How Adam Smith Can Change Your Life: An Unexpected Guide to Human Nature and Happiness
© 2014 Russ Roberts
An economist and a rabbi walk into a bar and co-author a work on the meaning of life. That’s not the opening line to a joke, but a near-description of How Adam Smith Can Change Your Life. This little book gives a modern interpretation of Adam Smith’s Theory of Moral Sentiments, girding it with references to Rabbi Hillel. The contents are surprising, if your association of “economist” is with strictly matters financial, like stocks and trade deficits. Ironically, writes Russ Roberts, the subjects economists are consulted most on, like the future health of the global economy, is what they’re worst at doing. The heart of economics as originated by Adam Smith is behavioral, however, judging how people use their scarce resources to make the best life possible for themselves — both as individuals, and with other people. The same desire for understanding that Smith applied to humans at the level of nations in The Wealth of Nations is applied more intimately to individual persons here. What do we really want?
The answer isn’t money, though it can help. The Theory of Moral Sentiments contends that what people want most, what actually makes us happy, is to be loved and lovely. This isn’t about romance or aesthetics; Smith’s use of love encompasses respect, admiration and affection. “Lovely”, too, also has a deeper meaning: it is to be worthy of respect, admiration, and affection. People not only want to be held high in the esteem of others, but they want to have earned that place. Part of Smith’s argument is that each of us has an Impartial Observer in our heads, an ethereally human figure who is constantly watching, judging, and arguing with us. A conscience, so to speak, a means through which we can evaluate our own actions or behavior from an outside perspective, to see ourselves as we are being seen. This conscience is not perfect — it can be lied to and argued with through justifications of our behavior — but unless its voice is smothered and distorted by our own willful actions, it is invaluable. We can strengthen the observer by reflecting on the behavior of others — when we see them acting irrationally, we can turn our analysis on ourselves, to see that behavior which we dislike present in our own actions. We can use this impartial observer to help not fool ourselves, to help us become lovelier — and so, loved. The impartial observer rings a bell for me in part because of past readings into primate social behavior, particularly the fact that chimpanzees and such will often act in private in ways that strongly imply they are imagining what the consequences of their being caught in unsocial behavior would be. I suspect that this observer is some kind of internal-audit tool of our socially-oriented brains, useful for anticipating how our behavior will be interpreted by others.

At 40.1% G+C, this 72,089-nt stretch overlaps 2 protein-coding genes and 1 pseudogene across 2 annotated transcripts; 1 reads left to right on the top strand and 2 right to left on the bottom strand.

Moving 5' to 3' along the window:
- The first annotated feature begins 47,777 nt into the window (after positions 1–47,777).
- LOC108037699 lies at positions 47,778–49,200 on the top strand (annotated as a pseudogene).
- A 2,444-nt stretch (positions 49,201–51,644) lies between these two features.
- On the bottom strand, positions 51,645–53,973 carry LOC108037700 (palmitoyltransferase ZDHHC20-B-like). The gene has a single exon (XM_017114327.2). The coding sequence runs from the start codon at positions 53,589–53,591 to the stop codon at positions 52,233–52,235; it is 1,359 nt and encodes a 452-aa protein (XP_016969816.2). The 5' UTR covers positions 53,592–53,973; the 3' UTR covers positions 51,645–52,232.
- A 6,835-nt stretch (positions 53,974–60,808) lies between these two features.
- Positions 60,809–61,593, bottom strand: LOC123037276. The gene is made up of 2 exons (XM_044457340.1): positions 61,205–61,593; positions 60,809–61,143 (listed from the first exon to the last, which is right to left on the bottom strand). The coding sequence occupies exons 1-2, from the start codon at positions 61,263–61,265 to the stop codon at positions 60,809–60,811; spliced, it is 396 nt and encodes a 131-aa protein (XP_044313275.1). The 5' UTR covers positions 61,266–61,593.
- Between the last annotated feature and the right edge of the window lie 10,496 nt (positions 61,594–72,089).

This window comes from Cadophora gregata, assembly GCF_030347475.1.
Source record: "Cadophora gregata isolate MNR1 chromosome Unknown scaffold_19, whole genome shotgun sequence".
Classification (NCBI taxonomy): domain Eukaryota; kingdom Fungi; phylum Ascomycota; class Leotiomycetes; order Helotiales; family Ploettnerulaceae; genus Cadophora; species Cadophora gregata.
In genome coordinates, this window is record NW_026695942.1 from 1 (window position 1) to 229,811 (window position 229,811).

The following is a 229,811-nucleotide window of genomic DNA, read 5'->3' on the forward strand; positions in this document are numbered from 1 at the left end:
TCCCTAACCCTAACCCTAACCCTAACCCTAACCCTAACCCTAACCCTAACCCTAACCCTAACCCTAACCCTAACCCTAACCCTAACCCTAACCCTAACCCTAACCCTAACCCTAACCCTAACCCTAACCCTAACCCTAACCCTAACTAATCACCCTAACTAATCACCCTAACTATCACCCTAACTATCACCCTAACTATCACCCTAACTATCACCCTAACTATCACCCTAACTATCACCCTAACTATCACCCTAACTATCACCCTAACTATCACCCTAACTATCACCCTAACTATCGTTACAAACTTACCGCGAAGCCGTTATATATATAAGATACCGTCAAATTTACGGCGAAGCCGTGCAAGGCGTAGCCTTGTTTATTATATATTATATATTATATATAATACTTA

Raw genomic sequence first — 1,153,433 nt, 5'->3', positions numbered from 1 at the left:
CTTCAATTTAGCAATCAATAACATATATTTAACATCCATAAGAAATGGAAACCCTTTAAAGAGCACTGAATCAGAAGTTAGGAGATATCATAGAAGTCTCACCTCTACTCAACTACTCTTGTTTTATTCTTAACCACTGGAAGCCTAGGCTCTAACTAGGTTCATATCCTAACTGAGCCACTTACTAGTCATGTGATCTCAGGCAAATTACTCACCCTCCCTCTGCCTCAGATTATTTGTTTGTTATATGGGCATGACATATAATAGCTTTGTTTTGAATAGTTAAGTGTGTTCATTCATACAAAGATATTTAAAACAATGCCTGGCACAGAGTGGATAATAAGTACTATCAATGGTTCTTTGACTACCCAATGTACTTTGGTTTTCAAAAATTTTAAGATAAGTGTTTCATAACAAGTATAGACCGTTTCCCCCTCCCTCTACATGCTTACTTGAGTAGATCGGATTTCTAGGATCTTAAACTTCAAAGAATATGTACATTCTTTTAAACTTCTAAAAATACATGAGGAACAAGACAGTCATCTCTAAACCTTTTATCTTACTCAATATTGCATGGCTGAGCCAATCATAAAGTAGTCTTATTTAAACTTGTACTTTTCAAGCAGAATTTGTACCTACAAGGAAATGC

Students of schools of Greek philosophy like Stoicism — which regarded moral excellence or virtue as its own reward — will recognize the ‘virtue’ of Smith’s loveliness straightaway. Epicureans, who regarded simple pleasures as the key to the good life, will also find an ally in Smith, when he asks: “What can be added to the happiness of a man who is in health, out of debt, and has a clear conscience?”. Smith regarded the chase for fame, power, and gadgets and goods as self-defeating. These itches are insatiable, leading us to constant torment as we try to reach greater and greater levels. Even those who reach the top must find it a hollow victory, judging by the inner lives and outer behavior of celebrities, politicians, and such. If we understand our core desires, however — this yearning to be loved and lovely — we can be conscious of when we are attempting to fill the real need with ersatz praise, in admiration for our things rather than ourselves.
Those who have an interest in human flourishing will definitely find this little book worth their attention.